NATO nations have provided enough spare parts for the Ukrainians to get 20 more MiGs flying again, senior U.S. defense officials have indicated, but Ukraine is focused on using them to help push back Russian forces in Mykolaiv and Odesa, the Ukrainian official said, as the Biden administration has warned of Russia’s desire to create a land bridge running from Crimea into the Donbas.

And over the weekend, the possibility of Ukraine getting more fighter jets appeared increasingly likely. The New York Times reported that Slovakia and Poland had reached a deal for joint air policing, allowing Polish F-16s to patrol Slovak skies and the potential for Soviet-made MiG fighter jets to move forward into Ukraine.

With Russia still not in control of Ukraine’s skies nearly 70 days into a war that Western intelligence officials first estimated could be over in a matter of hours, Russian pilots remain wary of entering Ukrainian airspace to conduct raids, fearing Ukrainian surface-to-air missile coverage. U.S. and British officials believe that most Russian strikes are being fired from western Russia or from the Black Sea. And Ukraine’s air defenses could yet improve, with more Russian-made S-300 air defense batteries coming in from Eastern Europe and German “Cheetah” air defense tanks on the way.

Ukraine’s sorties have helped keep its MiG jets alive, moving them around so Russia cannot locate and destroy them. But part of its strategy is also to try to force the Russians to fly at different altitudes, giving the Ukrainians a better shot at hitting Russian jets with surface-to-air missiles. Ukraine’s military said in an update on Monday that it had destroyed 194 aircraft, 155 helicopters, and 271 Russian drones since the start of the war.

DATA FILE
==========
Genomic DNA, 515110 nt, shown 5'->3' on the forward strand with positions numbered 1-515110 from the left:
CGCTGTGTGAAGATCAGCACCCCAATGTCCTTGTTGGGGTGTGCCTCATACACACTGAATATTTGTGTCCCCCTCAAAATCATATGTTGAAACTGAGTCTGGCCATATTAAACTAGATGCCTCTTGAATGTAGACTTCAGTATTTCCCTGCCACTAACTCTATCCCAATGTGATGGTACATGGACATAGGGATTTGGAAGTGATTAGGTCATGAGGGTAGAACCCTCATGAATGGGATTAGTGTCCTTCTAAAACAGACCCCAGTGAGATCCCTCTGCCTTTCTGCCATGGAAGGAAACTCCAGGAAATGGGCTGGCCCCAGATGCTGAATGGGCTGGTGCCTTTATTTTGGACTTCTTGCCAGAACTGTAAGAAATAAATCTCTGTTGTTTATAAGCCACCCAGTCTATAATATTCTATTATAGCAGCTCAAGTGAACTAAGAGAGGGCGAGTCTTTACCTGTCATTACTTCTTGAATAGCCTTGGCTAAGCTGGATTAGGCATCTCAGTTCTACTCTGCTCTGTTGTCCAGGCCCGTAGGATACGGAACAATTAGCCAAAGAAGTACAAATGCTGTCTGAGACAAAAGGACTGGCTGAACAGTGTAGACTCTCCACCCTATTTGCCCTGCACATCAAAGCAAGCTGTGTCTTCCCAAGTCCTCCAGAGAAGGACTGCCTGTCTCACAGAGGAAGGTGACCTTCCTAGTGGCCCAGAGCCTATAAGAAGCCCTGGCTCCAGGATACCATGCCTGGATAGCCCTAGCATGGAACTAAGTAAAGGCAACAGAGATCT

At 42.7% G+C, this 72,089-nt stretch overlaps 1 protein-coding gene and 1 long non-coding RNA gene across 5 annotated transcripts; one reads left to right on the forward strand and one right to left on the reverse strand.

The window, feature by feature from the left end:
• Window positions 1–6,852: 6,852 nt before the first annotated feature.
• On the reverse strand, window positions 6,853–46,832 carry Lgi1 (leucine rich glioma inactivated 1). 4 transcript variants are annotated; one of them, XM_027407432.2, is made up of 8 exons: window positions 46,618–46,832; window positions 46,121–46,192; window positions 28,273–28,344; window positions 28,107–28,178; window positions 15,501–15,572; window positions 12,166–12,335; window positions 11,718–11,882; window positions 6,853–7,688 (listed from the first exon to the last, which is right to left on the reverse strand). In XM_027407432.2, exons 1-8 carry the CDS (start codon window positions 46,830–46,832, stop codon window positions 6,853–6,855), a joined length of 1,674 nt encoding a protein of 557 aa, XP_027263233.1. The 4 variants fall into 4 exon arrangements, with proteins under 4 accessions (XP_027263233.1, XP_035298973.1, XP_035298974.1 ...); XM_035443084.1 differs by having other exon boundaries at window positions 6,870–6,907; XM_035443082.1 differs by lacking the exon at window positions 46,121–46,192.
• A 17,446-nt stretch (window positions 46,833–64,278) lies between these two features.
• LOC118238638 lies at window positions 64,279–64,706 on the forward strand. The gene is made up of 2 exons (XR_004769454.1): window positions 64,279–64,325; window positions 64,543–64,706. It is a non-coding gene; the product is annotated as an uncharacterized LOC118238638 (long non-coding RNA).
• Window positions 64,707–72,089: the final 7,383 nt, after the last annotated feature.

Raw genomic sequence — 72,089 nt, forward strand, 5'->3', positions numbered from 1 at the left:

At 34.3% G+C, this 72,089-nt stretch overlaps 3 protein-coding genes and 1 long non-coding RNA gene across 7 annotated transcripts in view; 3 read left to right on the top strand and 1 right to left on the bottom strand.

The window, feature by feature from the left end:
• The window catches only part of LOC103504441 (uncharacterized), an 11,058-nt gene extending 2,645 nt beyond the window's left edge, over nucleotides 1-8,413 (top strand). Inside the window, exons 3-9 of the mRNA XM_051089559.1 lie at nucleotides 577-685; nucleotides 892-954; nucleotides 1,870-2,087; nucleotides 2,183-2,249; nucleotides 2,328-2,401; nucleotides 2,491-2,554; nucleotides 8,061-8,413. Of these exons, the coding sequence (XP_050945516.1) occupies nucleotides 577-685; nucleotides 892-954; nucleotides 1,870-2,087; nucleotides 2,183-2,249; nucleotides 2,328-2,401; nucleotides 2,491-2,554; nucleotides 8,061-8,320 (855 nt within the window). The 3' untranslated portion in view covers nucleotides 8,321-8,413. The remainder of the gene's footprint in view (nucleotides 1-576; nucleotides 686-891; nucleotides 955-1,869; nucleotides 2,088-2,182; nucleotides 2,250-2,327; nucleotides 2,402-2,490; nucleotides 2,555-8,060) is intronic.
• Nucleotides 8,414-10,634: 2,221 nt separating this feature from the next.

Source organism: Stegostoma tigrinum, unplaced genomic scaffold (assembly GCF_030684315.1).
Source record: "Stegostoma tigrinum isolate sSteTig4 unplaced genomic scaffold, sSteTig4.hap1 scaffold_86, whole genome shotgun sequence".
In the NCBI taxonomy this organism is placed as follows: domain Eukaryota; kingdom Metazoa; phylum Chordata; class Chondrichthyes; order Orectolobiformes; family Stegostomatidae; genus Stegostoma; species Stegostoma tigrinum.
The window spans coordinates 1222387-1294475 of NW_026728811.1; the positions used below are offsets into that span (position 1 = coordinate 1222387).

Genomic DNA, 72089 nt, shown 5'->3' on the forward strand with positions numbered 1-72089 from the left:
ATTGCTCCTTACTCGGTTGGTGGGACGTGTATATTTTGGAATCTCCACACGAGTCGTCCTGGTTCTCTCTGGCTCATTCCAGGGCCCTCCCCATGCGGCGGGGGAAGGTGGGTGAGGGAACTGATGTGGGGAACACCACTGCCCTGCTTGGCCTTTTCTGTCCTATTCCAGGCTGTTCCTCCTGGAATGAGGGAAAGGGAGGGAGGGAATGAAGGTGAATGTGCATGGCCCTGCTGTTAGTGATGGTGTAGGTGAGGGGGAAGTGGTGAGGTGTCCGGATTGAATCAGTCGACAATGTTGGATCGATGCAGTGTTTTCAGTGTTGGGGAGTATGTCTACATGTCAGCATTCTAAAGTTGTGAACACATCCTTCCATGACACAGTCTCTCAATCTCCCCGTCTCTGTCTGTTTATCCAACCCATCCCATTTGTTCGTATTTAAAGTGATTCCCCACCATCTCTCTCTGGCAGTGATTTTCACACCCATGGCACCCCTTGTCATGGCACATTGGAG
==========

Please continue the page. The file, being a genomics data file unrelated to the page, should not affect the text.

“If either side materially increases the ability to use air power, that would make a big difference in their favor and might preempt a ground slugfest,” said Phillips O’Brien, a professor of strategic studies at the University of St. Andrews in Scotland. “Otherwise, a slugfest is probable, if the Russians can concentrate enough power and not have it frittered away.”

Despite Russia’s air advantages in the Donbas, including higher freedom of action in the air than in other parts of the country, experts said it hasn’t been able to press the initiative so far. U.S. officials have noted that harsh Western sanctions and export controls have limited Russia from restocking inventories of precision-guided munitions, forcing the Kremlin to rely on “dumb bombs.” Justin Bronk, a senior research fellow at the Royal United Services Institute, a London-based think tank, said Russia’s lack of targeting pods, cloud cover, and limitations in sensor coverage and ground controllers had limited its ability to hit military targets that are on the move.

But the low cloud cover could also give Ukrainian pilots more incentive to emphasize a game plan based on staying low for short periods of time, where they could be out of detection range for Russian radars. Experts believe early footage of the so-called “Ghost of Kyiv” that reportedly shot down 40 Russian pilots in the first days of the war was likely pieced together from different sources, but the tactical blueprint is still sound.

“The tactics that they showed in those little clips were exactly what the Ukrainians would need to do to be able to just survive, to stay down low out of the S-300 and S-400 threat that the Russians have, where you’re in the ground clutter of Russian radars,” said John Venable, a retired U.S. Air Force colonel who now serves as a senior research fellow at the Heritage Foundation. “When you choose to engage and you pop out of that environment, you have one shot at that. And if you’re successful and you knock down one of the Russian fighters, that’s a huge win.”

Jack Detsch is a Pentagon and national security reporter at Foreign Policy. Twitter: @JackDetsch